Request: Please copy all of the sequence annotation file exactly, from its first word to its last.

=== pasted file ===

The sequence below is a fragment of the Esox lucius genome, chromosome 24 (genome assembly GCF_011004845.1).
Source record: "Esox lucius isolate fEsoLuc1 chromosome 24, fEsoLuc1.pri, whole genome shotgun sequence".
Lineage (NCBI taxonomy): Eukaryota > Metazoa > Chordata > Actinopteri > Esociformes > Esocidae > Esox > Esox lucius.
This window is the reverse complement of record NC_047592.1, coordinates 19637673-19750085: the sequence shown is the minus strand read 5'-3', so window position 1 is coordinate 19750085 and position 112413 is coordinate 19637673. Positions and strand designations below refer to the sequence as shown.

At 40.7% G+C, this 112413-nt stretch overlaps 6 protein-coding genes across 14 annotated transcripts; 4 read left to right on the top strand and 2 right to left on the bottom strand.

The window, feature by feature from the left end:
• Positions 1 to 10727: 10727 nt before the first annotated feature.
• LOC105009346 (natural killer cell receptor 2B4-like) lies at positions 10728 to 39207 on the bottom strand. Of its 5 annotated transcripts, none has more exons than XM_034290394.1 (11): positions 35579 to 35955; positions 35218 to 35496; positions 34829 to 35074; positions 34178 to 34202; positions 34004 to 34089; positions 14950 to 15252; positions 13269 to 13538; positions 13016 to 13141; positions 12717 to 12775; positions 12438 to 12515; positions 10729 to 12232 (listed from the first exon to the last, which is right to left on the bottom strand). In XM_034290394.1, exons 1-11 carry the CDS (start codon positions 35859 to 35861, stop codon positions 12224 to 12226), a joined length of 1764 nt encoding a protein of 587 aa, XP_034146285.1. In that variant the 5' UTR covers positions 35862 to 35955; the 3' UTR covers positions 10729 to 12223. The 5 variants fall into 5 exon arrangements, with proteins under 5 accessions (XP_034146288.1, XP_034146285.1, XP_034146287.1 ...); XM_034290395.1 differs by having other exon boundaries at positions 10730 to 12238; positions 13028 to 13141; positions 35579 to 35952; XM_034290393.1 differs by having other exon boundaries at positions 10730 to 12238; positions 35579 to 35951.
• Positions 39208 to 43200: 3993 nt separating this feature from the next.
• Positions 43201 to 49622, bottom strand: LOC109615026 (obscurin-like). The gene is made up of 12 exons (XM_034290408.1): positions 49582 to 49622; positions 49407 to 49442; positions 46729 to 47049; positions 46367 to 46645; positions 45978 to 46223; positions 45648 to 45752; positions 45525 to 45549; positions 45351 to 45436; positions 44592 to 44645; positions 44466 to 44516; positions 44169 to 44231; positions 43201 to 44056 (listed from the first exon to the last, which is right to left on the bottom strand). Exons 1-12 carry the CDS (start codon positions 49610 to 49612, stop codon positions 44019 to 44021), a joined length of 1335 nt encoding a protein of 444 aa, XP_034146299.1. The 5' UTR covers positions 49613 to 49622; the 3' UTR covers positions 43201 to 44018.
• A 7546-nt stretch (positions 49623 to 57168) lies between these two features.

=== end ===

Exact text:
The sequence below is a fragment of the Esox lucius genome, chromosome 24 (genome assembly GCF_011004845.1).
Source record: "Esox lucius isolate fEsoLuc1 chromosome 24, fEsoLuc1.pri, whole genome shotgun sequence".
Lineage (NCBI taxonomy): Eukaryota > Metazoa > Chordata > Actinopteri > Esociformes > Esocidae > Esox > Esox lucius.
This window is the reverse complement of record NC_047592.1, coordinates 19637673-19750085: the sequence shown is the minus strand read 5'-3', so window position 1 is coordinate 19750085 and position 112413 is coordinate 19637673. Positions and strand designations below refer to the sequence as shown.

At 40.7% G+C, this 112413-nt stretch overlaps 6 protein-coding genes across 14 annotated transcripts; 4 read left to right on the top strand and 2 right to left on the bottom strand.

The window, feature by feature from the left end:
• Positions 1 to 10727: 10727 nt before the first annotated feature.
• LOC105009346 (natural killer cell receptor 2B4-like) lies at positions 10728 to 39207 on the bottom strand. Of its 5 annotated transcripts, none has more exons than XM_034290394.1 (11): positions 35579 to 35955; positions 35218 to 35496; positions 34829 to 35074; positions 34178 to 34202; positions 34004 to 34089; positions 14950 to 15252; positions 13269 to 13538; positions 13016 to 13141; positions 12717 to 12775; positions 12438 to 12515; positions 10729 to 12232 (listed from the first exon to the last, which is right to left on the bottom strand). In XM_034290394.1, exons 1-11 carry the CDS (start codon positions 35859 to 35861, stop codon positions 12224 to 12226), a joined length of 1764 nt encoding a protein of 587 aa, XP_034146285.1. In that variant the 5' UTR covers positions 35862 to 35955; the 3' UTR covers positions 10729 to 12223. The 5 variants fall into 5 exon arrangements, with proteins under 5 accessions (XP_034146288.1, XP_034146285.1, XP_034146287.1 ...); XM_034290395.1 differs by having other exon boundaries at positions 10730 to 12238; positions 13028 to 13141; positions 35579 to 35952; XM_034290393.1 differs by having other exon boundaries at positions 10730 to 12238; positions 35579 to 35951.
• Positions 39208 to 43200: 3993 nt separating this feature from the next.
• Positions 43201 to 49622, bottom strand: LOC109615026 (obscurin-like). The gene is made up of 12 exons (XM_034290408.1): positions 49582 to 49622; positions 49407 to 49442; positions 46729 to 47049; positions 46367 to 46645; positions 45978 to 46223; positions 45648 to 45752; positions 45525 to 45549; positions 45351 to 45436; positions 44592 to 44645; positions 44466 to 44516; positions 44169 to 44231; positions 43201 to 44056 (listed from the first exon to the last, which is right to left on the bottom strand). Exons 1-12 carry the CDS (start codon positions 49610 to 49612, stop codon positions 44019 to 44021), a joined length of 1335 nt encoding a protein of 444 aa, XP_034146299.1. The 5' UTR covers positions 49613 to 49622; the 3' UTR covers positions 43201 to 44018.
• A 7546-nt stretch (positions 49623 to 57168) lies between these two features.